The Cambodian year is split in only two seasons – dry and rainy season. While it is raining every day during the months Mai till October, the country dries out throughout the rest of the year.
Based on the proximity to the equator, the climate is tropical and humid with relatively steady temperatures (30°C-35°C) throughout the whole year.
Also see my blog post weather and climate – when to travel to Cambodia
Generally it can be said that Cambodians are really nice and friendly. It is part of their culture to not offend their counterpart or raise their voice in public. At the markets, in shops, hotels/hostels or at sights, they always try their hardest to understand what you mean.
When I think of Cambodian people I think of them as little sellers. No matter if a tourist walks down the street, looks through a market, enters a shop, visits a tourist attraction… – they are everywhere and try to talk visitors into buying their goods or services.
Be aware that many Cambodian residents are really poor, and a lot of them try to get money in every possible way. Some just sell their stuff pricier, others are beggars (for example: poor kids walking through the streets with snakes around their necks, and when people take a picture they ask for money), while some others scam tourists. It is nothing that would make Cambodia unenjoyably, just something visitors should be aware of so no one traps into uncomfortable situations or loses money.
The language spoken by the population is Khmer. However, all students nowadays learn English in school, and even the older generations speak and understand English well enough to communicate.
And if someone doesn’t comprehend what you mean, they all have lots of friends nearby who gather around and try to figure it out together 🙂
If you feel like feeling really rich, my tip for you: withdraw Riel – the Cambodian currency. Only $250 is enough to be a millionaire.
In case you don’t want to carry around 50,000 Riel just to go to the market, you will also be able to pay with dollar bank notes.
Riel is usually used for smaller purchases or handed out as change, as 1000 Riel is equal to only 25 cents.
Nevertheless, feeling like a millionaire is a nice thrilling moment for the ego – don’t you think
Life in Cambodia is super cheap. Coming from Europe it felt like living in the land of Cockaigne. A dozen bananas can be purchased for $1, a mango for 25 cents, a skirt for $3… You can imagine I had a real struggle fitting it all in my backpack at the end of the trip.
Where to stay the night
It depends on what you want your travels to be like. Cambodia offers everything from expensive luxurious hotel complexes, over medium expensive yet nice and high quality hotels, to simple and cheap hostels.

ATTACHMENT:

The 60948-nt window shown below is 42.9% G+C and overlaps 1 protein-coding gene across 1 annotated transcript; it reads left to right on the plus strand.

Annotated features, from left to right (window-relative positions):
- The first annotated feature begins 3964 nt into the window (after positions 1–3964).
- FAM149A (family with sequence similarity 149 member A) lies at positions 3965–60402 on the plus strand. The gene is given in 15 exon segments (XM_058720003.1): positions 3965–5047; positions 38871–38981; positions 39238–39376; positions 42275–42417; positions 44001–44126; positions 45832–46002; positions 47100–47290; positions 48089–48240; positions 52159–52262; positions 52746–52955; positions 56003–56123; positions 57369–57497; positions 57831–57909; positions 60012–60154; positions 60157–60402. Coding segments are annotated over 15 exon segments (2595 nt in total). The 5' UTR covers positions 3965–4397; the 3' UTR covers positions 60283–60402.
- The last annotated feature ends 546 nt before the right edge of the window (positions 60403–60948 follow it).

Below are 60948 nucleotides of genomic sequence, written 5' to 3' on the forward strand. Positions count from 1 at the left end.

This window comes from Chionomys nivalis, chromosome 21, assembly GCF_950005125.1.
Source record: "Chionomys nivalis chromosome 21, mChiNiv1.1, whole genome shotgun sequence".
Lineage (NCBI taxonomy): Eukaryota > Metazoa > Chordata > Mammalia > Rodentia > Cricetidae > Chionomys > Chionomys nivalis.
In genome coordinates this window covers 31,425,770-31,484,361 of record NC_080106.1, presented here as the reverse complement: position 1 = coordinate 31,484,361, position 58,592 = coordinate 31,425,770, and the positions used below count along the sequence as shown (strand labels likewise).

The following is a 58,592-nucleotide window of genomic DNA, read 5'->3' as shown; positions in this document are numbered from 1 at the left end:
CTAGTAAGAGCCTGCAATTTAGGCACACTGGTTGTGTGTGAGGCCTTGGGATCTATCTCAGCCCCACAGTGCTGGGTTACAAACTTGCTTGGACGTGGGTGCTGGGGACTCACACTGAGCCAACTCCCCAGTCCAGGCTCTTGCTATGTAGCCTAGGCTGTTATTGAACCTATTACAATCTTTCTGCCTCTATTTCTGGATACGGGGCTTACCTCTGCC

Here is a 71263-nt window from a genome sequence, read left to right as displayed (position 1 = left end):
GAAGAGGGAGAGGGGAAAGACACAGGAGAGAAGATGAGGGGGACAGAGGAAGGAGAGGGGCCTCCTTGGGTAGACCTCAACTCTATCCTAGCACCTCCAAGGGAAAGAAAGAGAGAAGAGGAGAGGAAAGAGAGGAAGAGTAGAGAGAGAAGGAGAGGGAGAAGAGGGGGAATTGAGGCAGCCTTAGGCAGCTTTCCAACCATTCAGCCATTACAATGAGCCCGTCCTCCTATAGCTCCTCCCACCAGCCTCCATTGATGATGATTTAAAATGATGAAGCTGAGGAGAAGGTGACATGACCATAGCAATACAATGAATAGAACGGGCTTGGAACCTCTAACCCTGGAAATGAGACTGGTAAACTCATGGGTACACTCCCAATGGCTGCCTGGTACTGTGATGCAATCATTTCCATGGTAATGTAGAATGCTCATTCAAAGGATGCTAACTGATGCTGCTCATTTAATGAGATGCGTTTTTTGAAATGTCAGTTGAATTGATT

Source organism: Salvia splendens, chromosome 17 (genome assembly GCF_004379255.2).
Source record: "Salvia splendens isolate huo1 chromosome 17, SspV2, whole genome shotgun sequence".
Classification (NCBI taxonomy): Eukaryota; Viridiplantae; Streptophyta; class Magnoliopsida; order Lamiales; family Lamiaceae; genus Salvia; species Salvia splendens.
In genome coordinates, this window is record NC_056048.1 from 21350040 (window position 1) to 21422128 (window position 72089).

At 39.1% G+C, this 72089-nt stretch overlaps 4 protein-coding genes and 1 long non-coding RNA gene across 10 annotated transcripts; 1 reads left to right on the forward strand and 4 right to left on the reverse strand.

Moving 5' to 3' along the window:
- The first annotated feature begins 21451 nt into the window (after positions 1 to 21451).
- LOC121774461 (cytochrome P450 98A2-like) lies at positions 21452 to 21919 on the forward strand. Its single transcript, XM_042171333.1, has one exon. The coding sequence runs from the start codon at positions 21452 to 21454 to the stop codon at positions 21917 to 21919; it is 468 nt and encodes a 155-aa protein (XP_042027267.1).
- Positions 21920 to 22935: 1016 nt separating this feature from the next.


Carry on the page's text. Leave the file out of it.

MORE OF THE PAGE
For my first night I had booked a hotel in advance. It was a super nice hotel with a beautiful garden, fitness centre, pool, included breakfast and – compared to European prices – was really cheap. I thought I made a snatch.
However, during my time in Cambodia I realized there are just as nice hotels for one fifth of the price. Let alone simple hostels where you stay the night in a room with other travellers of your gender, for only a few bugs.
Cheap but great places for the night can be found in every city. Either just walk up and ask, or book a day or two in advance online with apps like booking.com
Cambodia is a country with a lot of history. It used to be a French colonial, and not too long ago Khmer Rouge was the ruling party in Cambodia.
It has to offer a lot of places with historic background.
The diversity Cambodia has to offer is astonishing. From beautiful tiny villages in the North, over gorgeous landscapes and sceneries, temples, the palace in Phnom Penh, cities, history related places, colourful markets, handcrafting factories and lotus farms in the centre of the country, to mangrove forests, jungles, paradise resembling islands and the beach in the South.
For specific ideas take a look at my post 16 things to do in Cambodia
It depends very much on the season you travel in. During rainy season everything is obviously a lot greener. Ponds, rivers and lakes are filling with water, meadows are flourishing, vegetation along the street is blossoming and people are working on the fields.
But even at the end of dry season I found the landscape stunning. Palm trees, cute villages, temples, mangrove rivers, mountains in the jungle and beaches cover the country all year.
Have a look at my recent post 21 pictures that make you want to visit Cambodia to convince yourself.
For travel tips, guides and ideas of what to do in Cambodia have a look at my past posts: